BUDAPEST — The warm sun balanced just above the jagged Buda Hills as hundreds of thousands of Hungarians spilled into the streets of Budapest to commemorate Revolution Day, an annual celebration honoring the country's 1848 uprising when Magyar nationalists fought for independence from the Habsburgs. Yet, the postcard-perfect backdrop stood in stark contrast to the widening political split between the government and growing opposition movements, each of which staged their own competing demonstrations -- at precisely the same times -- just far enough from the other to prevent the din of their rallying cries from overlapping.
Boulevards were emptied of cars as the city transformed into a patchwork of fervent and sometimes volatile protests. In front of the neo-Gothic parliament building, skirting the edge of the Danube River, was the pro-government rally featuring headliner Prime Minister Viktor Orban. A mile south of Parliament, past a boardwalk lined with tables of foot-long pretzels doused in sugar, and perched at the foot of the chalk-white Elisabeth Bridge, was the main opposition's demonstration run by the civic group "Milla" (which stands for "One Million for Press Freedom in Hungary"). And in the center of one of the city's main intersections, the radical, far-right Jobbik Party set up a small stage flanked by a 12-foot high television screen.
Preaching to a clogged square of roughly 100,000 supporters, Orban warned the European Union that Hungary would not tolerate interference on any level. Since sweeping into office in 2010, Prime Minister Viktor Orban's center-right Fidesz party, which has a two-thirds super-majority, has locked horns with critics at home and abroad -- including the European Union, International Monetary Fund, and even the U.S. State Department -- over swipes at media freedoms, an overhauled constitution, the economy and judiciary reforms. It's become something of a bête noire for the international media, alarmed that something awry is happening in this small, landlocked country of 10 million. "We will not be a colony, we will be slaves no longer," said Orban, referencing a passage from a poem written by Hungarian poet and revolutionary, Sandor Petofi, amid chants of his name and repeated bursts of applause. "We do not need the unsolicited assistance of foreigners wanting to guide our hands."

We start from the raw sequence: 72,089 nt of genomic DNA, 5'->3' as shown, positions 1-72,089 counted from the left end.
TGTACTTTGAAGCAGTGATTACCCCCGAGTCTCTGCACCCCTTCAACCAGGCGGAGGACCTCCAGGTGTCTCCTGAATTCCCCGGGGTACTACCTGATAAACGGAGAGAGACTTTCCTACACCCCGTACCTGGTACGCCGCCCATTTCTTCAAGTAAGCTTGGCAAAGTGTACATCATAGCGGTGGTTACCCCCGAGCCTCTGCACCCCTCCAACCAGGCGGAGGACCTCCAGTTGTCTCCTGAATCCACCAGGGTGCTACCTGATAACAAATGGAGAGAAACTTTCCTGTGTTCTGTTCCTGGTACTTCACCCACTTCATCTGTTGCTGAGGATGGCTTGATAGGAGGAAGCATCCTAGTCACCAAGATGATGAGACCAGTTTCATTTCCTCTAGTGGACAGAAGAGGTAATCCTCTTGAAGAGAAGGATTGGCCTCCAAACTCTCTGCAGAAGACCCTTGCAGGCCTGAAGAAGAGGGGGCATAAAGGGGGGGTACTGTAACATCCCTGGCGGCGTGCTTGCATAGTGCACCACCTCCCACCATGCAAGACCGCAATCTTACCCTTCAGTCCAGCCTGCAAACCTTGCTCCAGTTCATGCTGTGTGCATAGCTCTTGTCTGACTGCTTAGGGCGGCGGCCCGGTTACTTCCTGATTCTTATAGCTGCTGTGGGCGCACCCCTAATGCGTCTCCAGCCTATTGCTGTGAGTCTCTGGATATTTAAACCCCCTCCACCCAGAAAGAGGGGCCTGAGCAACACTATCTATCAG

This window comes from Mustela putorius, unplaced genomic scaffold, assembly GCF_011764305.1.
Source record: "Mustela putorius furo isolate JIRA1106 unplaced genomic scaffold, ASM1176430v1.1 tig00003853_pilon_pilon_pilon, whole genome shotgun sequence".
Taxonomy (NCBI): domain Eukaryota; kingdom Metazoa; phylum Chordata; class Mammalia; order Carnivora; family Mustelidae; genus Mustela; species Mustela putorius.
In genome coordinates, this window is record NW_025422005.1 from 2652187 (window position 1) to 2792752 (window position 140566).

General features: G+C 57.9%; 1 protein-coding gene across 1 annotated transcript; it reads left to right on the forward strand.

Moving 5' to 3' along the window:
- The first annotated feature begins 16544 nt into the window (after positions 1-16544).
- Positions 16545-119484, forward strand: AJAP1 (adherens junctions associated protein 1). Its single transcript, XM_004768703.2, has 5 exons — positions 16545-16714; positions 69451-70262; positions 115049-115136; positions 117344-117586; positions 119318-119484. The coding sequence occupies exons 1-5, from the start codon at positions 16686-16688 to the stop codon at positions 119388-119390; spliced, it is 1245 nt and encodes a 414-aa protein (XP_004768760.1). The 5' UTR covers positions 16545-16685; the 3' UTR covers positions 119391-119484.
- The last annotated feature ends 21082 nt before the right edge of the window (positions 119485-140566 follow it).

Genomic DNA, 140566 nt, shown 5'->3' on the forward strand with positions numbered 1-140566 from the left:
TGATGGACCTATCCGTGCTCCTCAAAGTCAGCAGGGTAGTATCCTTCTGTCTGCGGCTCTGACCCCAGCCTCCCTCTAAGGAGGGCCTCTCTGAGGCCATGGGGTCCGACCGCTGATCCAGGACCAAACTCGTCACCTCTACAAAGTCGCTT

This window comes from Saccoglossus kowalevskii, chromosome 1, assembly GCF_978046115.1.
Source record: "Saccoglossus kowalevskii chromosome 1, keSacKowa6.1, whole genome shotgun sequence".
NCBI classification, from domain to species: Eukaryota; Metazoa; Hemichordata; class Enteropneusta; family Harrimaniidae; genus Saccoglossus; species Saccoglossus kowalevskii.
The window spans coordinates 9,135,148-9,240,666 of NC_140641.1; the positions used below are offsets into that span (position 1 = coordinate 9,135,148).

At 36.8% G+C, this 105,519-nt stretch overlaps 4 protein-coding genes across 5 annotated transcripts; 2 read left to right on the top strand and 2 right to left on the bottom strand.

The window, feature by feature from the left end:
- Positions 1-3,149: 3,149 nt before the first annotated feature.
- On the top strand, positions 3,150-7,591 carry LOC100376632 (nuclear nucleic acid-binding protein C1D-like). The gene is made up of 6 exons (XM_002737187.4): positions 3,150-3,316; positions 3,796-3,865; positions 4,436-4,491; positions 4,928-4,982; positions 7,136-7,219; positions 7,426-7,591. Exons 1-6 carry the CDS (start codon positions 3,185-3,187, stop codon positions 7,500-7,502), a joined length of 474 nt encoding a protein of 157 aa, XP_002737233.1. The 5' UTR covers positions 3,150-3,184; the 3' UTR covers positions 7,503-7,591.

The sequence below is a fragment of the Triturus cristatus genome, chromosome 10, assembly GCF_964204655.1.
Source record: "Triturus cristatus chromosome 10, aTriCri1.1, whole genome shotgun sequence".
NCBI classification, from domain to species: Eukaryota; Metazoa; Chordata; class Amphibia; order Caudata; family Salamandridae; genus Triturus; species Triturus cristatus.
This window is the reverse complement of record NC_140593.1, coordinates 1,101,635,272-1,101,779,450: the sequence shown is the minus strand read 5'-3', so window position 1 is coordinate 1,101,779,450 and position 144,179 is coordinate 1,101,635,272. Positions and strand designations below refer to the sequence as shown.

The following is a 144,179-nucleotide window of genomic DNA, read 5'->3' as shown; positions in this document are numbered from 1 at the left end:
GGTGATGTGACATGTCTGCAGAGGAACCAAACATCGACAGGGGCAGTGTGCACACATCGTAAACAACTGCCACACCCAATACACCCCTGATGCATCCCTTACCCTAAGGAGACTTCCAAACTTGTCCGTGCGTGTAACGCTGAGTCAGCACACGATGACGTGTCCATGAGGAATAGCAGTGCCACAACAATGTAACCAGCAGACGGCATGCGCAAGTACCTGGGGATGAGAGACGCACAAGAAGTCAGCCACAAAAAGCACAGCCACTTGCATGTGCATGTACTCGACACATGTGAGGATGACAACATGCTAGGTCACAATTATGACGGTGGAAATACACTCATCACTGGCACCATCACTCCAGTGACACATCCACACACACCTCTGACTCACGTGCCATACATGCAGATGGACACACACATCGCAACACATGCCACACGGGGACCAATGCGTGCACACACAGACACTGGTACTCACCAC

His fiery rhetoric came on the heels of an unprecedented decision from the European Commission (EC) to withhold 495 million euros of aid, unless steps are taken by Hungary to lower its deficit. The punitive measure was softened slightly by an addendum stating funds could be reinstated by as early as June should the country's budget policies align with EU stipulations.
News of the EC announcement made no dent in the prime minister's appeal to 75-year old Tamas Buranyi, who attended the March 15 rally with a Hungarian flag fastened to his lapel and another in his hand. "In this extremely difficult time, Fidesz is doing what is best for the country," he said. Interweaving between the crowds were several hundred right-leaning Polish citizens who had traveled to Budapest for the holiday as a show of support to Orban and his policies. "The criticism against his personality," Buranyi added, "[It] makes it very difficult to govern the country properly."